New warnings and restrictions for stimulant laxatives

The MHRA has issued new safety warnings, revised recommended ages for use and pack size restrictions for over-the-counter stimulant laxatives, to address the risks of excessive use.

The safety of stimulant laxatives has been under review by the MHRA for many years following concerns relating to misuse and abuse. | GETTY IMAGES
The safety of stimulant laxatives has been under review by the MHRA for many years following concerns relating to misuse and abuse. | GETTY IMAGES

The measures are being introduced following a national safety review prompted by concerns relating to misuse and abuse of stimulant laxatives in people with eating disorders, overuse in the elderly and use in children without medical supervision.

Patients should be advised that dietary and lifestyle measures should be used first-line for relieving short-term occasional constipation and that stimulant laxatives should only be used if these measures and other laxatives are ineffective, the MHRA says.

Stimulant laxatives available from general sales outlets such as newsagents and supermarkets will be indicated for the treatment of short-term, occasional constipation in adults only. Products available for general sale will be limited to a pack size of two short treatment courses (up to 20 standard-strength tablets, 10 maximum-strength tablets or 100ml solution/syrup).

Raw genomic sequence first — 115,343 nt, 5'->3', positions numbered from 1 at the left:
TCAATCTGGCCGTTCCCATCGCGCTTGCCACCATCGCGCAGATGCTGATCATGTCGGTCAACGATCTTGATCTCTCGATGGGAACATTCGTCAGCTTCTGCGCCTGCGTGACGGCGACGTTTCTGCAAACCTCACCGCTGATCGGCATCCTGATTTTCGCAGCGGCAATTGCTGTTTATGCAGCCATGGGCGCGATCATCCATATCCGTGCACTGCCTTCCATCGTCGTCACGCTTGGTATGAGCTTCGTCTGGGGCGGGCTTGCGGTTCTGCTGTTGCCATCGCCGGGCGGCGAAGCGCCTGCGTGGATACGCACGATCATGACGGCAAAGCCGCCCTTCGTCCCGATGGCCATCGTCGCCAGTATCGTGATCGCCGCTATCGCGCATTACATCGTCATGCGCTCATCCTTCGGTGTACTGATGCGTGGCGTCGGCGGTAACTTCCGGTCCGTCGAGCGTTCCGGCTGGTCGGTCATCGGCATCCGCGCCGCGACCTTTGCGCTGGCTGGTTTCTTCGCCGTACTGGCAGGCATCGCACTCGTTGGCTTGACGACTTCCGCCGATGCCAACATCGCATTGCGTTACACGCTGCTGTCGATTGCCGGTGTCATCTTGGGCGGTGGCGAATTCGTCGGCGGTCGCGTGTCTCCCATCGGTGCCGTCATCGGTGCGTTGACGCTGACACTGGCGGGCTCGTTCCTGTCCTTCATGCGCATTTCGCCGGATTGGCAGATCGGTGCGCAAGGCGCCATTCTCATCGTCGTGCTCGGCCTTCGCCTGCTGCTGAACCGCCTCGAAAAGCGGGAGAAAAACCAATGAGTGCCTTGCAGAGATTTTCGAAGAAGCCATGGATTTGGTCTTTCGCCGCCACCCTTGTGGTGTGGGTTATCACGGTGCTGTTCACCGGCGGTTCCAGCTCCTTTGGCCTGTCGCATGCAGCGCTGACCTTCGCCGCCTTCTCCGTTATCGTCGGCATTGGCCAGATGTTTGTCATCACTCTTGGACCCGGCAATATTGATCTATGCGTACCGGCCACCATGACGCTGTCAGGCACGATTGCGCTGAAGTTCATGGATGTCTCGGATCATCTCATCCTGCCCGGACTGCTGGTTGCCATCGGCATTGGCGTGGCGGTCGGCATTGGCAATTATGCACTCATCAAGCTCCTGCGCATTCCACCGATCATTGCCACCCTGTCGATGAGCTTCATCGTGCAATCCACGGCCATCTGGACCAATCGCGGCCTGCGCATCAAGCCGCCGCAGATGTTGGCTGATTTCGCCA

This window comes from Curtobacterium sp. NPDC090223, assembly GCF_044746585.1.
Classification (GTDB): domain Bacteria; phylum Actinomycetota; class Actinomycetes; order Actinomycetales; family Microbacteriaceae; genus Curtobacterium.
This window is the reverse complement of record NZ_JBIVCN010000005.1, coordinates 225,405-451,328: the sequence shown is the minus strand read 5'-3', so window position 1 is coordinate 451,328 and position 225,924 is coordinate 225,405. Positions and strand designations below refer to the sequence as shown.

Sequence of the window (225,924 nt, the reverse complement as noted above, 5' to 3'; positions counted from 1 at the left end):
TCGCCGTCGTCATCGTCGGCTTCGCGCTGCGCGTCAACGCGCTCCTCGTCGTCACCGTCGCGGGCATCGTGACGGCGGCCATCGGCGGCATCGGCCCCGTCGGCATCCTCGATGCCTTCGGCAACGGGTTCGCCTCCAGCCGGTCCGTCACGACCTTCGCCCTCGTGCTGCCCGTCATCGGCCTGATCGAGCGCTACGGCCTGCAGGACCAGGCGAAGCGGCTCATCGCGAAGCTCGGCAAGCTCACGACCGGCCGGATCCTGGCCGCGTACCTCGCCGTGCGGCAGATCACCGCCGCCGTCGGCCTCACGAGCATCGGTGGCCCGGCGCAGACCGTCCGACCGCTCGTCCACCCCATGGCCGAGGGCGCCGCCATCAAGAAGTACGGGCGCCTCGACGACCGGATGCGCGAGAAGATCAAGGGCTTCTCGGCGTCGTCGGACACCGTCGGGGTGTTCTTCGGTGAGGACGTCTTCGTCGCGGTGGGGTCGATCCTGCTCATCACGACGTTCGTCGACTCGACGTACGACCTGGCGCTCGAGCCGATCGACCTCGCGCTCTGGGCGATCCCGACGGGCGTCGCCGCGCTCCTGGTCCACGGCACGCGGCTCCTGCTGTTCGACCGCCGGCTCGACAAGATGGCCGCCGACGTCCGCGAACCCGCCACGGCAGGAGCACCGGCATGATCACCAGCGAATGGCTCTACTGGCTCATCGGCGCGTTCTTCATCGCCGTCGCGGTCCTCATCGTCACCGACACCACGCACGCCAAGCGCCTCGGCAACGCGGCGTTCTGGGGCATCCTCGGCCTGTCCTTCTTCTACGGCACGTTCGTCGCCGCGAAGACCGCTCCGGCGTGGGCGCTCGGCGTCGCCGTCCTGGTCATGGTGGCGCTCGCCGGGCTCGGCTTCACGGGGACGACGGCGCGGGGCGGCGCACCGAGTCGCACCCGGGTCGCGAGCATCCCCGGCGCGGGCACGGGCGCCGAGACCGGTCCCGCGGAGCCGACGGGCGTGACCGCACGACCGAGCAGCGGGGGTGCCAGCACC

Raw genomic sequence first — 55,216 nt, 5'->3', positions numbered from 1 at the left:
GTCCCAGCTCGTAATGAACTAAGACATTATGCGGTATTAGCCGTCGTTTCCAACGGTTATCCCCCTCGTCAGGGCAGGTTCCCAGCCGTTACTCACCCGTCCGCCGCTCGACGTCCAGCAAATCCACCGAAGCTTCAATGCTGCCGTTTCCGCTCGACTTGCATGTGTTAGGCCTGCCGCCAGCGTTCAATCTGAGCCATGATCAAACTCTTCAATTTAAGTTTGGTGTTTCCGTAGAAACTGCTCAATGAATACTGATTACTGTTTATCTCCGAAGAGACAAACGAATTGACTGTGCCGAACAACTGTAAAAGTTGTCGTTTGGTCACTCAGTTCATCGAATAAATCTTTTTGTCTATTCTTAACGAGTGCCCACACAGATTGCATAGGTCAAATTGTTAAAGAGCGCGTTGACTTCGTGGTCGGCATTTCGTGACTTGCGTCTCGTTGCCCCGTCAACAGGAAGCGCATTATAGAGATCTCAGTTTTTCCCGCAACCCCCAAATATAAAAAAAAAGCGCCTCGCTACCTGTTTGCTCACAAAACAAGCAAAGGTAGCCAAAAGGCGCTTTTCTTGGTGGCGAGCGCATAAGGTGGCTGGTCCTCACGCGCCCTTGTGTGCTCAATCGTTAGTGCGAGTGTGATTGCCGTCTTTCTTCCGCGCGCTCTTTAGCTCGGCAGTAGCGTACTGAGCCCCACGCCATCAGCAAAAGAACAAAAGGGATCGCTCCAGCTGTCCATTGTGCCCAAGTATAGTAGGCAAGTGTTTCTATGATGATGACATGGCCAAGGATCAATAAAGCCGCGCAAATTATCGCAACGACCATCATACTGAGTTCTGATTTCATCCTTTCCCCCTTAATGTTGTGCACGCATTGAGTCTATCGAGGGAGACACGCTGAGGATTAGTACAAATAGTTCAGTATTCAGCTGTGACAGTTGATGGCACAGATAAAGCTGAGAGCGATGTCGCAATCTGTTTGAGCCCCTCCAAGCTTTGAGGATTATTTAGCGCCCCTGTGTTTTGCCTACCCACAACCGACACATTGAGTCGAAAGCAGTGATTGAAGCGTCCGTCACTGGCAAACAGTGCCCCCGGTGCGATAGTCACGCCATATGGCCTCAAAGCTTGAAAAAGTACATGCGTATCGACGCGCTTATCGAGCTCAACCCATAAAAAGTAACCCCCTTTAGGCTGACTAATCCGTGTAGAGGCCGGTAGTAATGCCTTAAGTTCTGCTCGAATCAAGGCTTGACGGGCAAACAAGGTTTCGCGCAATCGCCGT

Pharmacies will continue to hold larger packs of up to 100 tablets for use in adults and children aged 12 years or older, under the supervision of a pharmacist. Stimulant laxatives should no longer be used in children under 12 years without advice from a prescriber.

Where stimulant laxatives are required regularly for longer-term use in chronic constipation or for indications not appropriate for the self-care setting, such as bowel clearance before surgery, they will be available as prescription-only products.

Warnings in the patient information leaflets for stimulant laxatives will be standardised and will advise patients that overuse of stimulant laxatives may be harmful owing to the risk of fluid and electrolyte disturbances and potential disruption of intestinal function. 

Dr Sarah Branch, Director of MHRA’s Vigilance and Risk Management of Medicines Division, said: 'Stimulant laxatives can provide short-term relief to some people with occasional constipation, and most people use these medicines safely. However, there is evidence of misuse by people with eating disorders, and of long-term use by the elderly, as well as inappropriate use in children.

'Patient safety is our highest priority. We believe these new measures are necessary to address the risks associated with misuse, while continuing to allow safe and appropriate access to these medicines without prescription to treat short-term constipation.'

Stimulant laxatives available in the UK over-the-counter are bisacodyl (eg, Dulcolax), senna and sennosides (eg, Senokot), and sodium picosulfate (eg, Dulcolax Pico).

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